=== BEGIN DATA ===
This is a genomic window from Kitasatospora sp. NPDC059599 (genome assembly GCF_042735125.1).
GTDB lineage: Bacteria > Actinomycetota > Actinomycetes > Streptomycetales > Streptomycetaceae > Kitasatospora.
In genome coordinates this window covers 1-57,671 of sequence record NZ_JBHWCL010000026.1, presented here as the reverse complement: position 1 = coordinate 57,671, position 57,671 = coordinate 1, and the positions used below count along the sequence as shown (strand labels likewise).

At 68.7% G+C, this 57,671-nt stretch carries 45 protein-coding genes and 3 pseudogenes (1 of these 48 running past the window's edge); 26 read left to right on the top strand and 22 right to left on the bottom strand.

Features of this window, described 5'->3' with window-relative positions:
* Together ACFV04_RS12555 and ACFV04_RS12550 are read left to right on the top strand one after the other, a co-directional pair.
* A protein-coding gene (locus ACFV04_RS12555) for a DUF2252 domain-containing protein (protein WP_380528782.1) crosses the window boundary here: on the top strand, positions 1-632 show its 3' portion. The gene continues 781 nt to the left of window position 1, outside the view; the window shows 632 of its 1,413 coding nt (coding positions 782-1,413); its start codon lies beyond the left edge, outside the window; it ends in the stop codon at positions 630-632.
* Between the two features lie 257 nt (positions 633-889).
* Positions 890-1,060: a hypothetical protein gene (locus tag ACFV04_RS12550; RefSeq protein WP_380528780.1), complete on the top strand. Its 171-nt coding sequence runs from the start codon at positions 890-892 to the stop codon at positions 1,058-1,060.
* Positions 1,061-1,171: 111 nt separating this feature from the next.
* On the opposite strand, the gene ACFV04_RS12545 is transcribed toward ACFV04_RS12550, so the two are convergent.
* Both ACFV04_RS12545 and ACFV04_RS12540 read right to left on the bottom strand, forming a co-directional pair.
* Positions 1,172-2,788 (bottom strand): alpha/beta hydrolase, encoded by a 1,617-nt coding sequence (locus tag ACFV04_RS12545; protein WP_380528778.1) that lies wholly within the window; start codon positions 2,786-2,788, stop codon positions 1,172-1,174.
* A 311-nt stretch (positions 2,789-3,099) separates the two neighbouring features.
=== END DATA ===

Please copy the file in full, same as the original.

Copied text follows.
This is a genomic window from Kitasatospora sp. NPDC059599 (genome assembly GCF_042735125.1).
GTDB lineage: Bacteria > Actinomycetota > Actinomycetes > Streptomycetales > Streptomycetaceae > Kitasatospora.
In genome coordinates this window covers 1-57,671 of sequence record NZ_JBHWCL010000026.1, presented here as the reverse complement: position 1 = coordinate 57,671, position 57,671 = coordinate 1, and the positions used below count along the sequence as shown (strand labels likewise).

At 68.7% G+C, this 57,671-nt stretch carries 45 protein-coding genes and 3 pseudogenes (1 of these 48 running past the window's edge); 26 read left to right on the top strand and 22 right to left on the bottom strand.

Features of this window, described 5'->3' with window-relative positions:
* Together ACFV04_RS12555 and ACFV04_RS12550 are read left to right on the top strand one after the other, a co-directional pair.
* A protein-coding gene (locus ACFV04_RS12555) for a DUF2252 domain-containing protein (protein WP_380528782.1) crosses the window boundary here: on the top strand, positions 1-632 show its 3' portion. The gene continues 781 nt to the left of window position 1, outside the view; the window shows 632 of its 1,413 coding nt (coding positions 782-1,413); its start codon lies beyond the left edge, outside the window; it ends in the stop codon at positions 630-632.
* Between the two features lie 257 nt (positions 633-889).
* Positions 890-1,060: a hypothetical protein gene (locus tag ACFV04_RS12550; RefSeq protein WP_380528780.1), complete on the top strand. Its 171-nt coding sequence runs from the start codon at positions 890-892 to the stop codon at positions 1,058-1,060.
* Positions 1,061-1,171: 111 nt separating this feature from the next.
* On the opposite strand, the gene ACFV04_RS12545 is transcribed toward ACFV04_RS12550, so the two are convergent.
* Both ACFV04_RS12545 and ACFV04_RS12540 read right to left on the bottom strand, forming a co-directional pair.
* Positions 1,172-2,788 (bottom strand): alpha/beta hydrolase, encoded by a 1,617-nt coding sequence (locus tag ACFV04_RS12545; protein WP_380528778.1) that lies wholly within the window; start codon positions 2,786-2,788, stop codon positions 1,172-1,174.
* A 311-nt stretch (positions 2,789-3,099) separates the two neighbouring features.